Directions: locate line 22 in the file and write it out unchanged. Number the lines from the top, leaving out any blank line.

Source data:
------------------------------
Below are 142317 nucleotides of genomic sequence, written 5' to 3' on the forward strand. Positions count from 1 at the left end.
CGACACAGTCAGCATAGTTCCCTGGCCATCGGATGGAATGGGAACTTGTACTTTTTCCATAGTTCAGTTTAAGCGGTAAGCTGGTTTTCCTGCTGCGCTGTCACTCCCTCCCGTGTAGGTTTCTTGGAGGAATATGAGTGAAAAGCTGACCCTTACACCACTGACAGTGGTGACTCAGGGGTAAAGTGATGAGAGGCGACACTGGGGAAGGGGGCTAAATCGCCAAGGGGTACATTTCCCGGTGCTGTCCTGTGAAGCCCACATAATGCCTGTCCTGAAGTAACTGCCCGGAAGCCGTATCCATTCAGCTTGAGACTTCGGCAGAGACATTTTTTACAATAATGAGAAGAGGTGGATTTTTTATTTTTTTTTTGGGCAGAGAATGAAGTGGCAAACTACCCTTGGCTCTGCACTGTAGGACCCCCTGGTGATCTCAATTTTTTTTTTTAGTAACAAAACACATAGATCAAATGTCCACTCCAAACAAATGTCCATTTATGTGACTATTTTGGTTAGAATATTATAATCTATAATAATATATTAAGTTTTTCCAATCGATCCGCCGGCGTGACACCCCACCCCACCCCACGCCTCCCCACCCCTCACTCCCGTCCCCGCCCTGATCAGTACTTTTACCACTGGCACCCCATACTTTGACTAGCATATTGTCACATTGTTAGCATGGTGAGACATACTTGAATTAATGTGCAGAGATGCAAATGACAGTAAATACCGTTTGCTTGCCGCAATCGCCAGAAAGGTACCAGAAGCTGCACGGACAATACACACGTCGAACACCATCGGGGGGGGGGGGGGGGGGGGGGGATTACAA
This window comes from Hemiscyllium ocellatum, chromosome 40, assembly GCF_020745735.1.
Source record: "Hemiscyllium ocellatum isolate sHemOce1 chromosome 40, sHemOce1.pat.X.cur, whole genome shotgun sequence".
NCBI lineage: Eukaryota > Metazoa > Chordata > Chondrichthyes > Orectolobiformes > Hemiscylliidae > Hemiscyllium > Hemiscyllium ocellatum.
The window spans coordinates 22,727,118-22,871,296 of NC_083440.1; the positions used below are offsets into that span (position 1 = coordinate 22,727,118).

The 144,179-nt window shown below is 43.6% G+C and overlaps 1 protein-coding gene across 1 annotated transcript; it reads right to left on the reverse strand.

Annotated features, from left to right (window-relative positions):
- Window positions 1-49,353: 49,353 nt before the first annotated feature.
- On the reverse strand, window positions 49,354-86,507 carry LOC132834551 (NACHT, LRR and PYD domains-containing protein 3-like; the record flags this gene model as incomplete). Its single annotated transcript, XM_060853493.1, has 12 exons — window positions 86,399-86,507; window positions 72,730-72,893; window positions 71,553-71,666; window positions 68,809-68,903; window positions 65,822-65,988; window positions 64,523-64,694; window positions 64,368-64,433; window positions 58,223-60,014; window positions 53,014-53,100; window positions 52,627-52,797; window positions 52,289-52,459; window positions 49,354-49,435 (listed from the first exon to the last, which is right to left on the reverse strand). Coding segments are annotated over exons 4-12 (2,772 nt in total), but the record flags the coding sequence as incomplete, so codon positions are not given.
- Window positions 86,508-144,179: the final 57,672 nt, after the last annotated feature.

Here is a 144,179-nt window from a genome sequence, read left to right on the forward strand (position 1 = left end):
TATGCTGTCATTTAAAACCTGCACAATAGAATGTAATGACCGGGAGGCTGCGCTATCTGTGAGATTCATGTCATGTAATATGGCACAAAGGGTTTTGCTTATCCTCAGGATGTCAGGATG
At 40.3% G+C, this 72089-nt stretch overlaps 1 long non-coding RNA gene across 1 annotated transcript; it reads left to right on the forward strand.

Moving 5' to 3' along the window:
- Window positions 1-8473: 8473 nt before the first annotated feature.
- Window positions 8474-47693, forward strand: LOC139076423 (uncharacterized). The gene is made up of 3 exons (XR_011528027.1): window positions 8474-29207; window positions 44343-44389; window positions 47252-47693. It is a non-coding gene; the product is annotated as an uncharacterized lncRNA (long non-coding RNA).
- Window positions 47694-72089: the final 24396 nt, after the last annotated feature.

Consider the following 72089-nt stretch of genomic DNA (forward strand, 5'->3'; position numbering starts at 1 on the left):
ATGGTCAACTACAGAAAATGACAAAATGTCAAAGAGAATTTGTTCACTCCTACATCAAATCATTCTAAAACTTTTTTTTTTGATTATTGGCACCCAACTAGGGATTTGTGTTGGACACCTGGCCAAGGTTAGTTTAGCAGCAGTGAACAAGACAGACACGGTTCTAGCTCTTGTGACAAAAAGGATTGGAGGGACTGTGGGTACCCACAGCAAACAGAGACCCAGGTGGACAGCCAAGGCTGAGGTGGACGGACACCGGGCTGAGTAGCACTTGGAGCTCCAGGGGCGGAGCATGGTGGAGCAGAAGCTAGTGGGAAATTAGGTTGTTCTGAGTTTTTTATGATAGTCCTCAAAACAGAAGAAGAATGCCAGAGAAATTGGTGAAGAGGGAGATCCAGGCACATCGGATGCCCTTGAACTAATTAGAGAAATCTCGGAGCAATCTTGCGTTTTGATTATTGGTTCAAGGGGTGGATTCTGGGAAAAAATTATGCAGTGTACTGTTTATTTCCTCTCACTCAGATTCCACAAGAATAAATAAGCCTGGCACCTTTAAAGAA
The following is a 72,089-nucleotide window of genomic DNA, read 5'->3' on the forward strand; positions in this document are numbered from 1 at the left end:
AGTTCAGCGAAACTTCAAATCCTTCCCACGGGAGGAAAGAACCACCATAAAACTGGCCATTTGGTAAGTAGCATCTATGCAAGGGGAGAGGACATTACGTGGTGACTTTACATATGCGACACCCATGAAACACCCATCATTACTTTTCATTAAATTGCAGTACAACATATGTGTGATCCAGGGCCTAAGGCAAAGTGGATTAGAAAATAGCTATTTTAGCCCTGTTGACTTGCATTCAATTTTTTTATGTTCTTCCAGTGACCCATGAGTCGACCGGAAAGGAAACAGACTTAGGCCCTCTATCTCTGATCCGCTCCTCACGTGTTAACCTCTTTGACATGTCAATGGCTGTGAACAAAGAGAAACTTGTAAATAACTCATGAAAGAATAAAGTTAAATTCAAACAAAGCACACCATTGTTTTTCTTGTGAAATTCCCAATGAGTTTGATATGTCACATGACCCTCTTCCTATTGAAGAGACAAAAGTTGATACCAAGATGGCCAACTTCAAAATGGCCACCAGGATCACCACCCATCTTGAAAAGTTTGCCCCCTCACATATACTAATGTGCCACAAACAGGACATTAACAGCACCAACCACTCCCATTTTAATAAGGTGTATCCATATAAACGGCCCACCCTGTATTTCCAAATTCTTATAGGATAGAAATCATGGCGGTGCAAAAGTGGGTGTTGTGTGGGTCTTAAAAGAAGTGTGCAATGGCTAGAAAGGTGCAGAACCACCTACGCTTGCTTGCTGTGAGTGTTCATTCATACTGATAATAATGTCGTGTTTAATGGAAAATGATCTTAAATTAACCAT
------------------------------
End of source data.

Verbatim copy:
AGTTCAGCGAAACTTCAAATCCTTCCCACGGGAGGAAAGAACCACCATAAAACTGGCCATTTGGTAAGTAGCATCTATGCAAGGGGAGAGGACATTACGTGGTGACTTTACATATGCGACACCCATGAAACACCCATCATTACTTTTCATTAAATTGCAGTACAACATATGTGTGATCCAGGGCCTAAGGCAAAGTGGATTAGAAAATAGCTATTTTAGCCCTGTTGACTTGCATTCAATTTTTTTATGTTCTTCCAGTGACCCATGAGTCGACCGGAAAGGAAACAGACTTAGGCCCTCTATCTCTGATCCGCTCCTCACGTGTTAACCTCTTTGACATGTCAATGGCTGTGAACAAAGAGAAACTTGTAAATAACTCATGAAAGAATAAAGTTAAATTCAAACAAAGCACACCATTGTTTTTCTTGTGAAATTCCCAATGAGTTTGATATGTCACATGACCCTCTTCCTATTGAAGAGACAAAAGTTGATACCAAGATGGCCAACTTCAAAATGGCCACCAGGATCACCACCCATCTTGAAAAGTTTGCCCCCTCACATATACTAATGTGCCACAAACAGGACATTAACAGCACCAACCACTCCCATTTTAATAAGGTGTATCCATATAAACGGCCCACCCTGTATTTCCAAATTCTTATAGGATAGAAATCATGGCGGTGCAAAAGTGGGTGTTGTGTGGGTCTTAAAAGAAGTGTGCAATGGCTAGAAAGGTGCAGAACCACCTACGCTTGCTTGCTGTGAGTGTTCATTCATACTGATAATAATGTCGTGTTTAATGGAAAATGATCTTAAATTAACCAT